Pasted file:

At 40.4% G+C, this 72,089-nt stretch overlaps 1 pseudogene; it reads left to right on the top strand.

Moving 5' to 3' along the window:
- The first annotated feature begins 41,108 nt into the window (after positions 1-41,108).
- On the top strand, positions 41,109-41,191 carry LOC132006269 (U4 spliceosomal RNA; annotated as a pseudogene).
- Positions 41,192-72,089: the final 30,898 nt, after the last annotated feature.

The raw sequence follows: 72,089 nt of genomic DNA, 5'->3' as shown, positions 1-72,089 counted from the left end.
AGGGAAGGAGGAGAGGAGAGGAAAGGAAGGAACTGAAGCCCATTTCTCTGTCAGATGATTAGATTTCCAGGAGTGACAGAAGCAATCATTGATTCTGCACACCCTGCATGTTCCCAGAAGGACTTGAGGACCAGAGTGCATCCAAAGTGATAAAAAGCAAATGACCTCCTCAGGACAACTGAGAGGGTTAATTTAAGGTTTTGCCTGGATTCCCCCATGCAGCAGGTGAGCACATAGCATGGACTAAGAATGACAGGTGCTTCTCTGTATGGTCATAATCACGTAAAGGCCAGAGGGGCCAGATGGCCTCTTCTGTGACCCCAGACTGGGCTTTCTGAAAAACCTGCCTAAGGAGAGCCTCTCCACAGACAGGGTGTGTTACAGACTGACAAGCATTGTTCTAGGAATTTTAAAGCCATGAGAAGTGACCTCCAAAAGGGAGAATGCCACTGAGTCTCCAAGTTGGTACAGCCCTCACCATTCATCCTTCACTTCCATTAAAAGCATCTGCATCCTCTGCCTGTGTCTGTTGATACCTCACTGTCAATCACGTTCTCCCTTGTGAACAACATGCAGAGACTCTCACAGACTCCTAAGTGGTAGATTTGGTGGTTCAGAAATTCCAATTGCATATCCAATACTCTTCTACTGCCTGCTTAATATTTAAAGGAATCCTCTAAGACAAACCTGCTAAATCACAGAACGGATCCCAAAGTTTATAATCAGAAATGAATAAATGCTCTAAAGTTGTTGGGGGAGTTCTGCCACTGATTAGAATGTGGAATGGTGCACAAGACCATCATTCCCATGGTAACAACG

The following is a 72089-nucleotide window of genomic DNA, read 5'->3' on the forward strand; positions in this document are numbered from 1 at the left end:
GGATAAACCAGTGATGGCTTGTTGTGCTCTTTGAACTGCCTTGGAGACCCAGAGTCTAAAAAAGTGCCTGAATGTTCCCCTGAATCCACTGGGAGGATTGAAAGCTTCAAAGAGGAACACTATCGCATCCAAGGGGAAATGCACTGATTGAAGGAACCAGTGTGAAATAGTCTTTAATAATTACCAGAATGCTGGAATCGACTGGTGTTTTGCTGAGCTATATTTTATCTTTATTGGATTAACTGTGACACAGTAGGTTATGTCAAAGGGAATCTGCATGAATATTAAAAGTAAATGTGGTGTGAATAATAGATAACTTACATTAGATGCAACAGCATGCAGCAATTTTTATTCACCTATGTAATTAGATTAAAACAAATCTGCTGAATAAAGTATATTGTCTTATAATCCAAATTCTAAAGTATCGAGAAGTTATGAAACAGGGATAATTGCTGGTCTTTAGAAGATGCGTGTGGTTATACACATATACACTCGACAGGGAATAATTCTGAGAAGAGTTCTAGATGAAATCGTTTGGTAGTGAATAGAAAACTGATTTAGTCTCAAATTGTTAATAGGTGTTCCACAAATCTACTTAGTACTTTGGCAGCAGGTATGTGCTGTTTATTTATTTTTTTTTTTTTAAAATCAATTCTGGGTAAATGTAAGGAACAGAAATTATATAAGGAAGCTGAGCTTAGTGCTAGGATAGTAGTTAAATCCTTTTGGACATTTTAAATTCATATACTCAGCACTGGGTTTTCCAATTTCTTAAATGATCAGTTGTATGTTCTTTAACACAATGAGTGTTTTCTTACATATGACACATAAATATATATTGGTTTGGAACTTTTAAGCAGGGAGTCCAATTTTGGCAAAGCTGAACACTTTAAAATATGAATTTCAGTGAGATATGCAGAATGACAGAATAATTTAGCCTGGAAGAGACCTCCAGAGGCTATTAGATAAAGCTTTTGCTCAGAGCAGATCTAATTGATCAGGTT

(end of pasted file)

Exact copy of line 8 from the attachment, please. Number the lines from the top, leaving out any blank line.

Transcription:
The following is a 72089-nucleotide window of genomic DNA, read 5'->3' on the forward strand; positions in this document are numbered from 1 at the left end: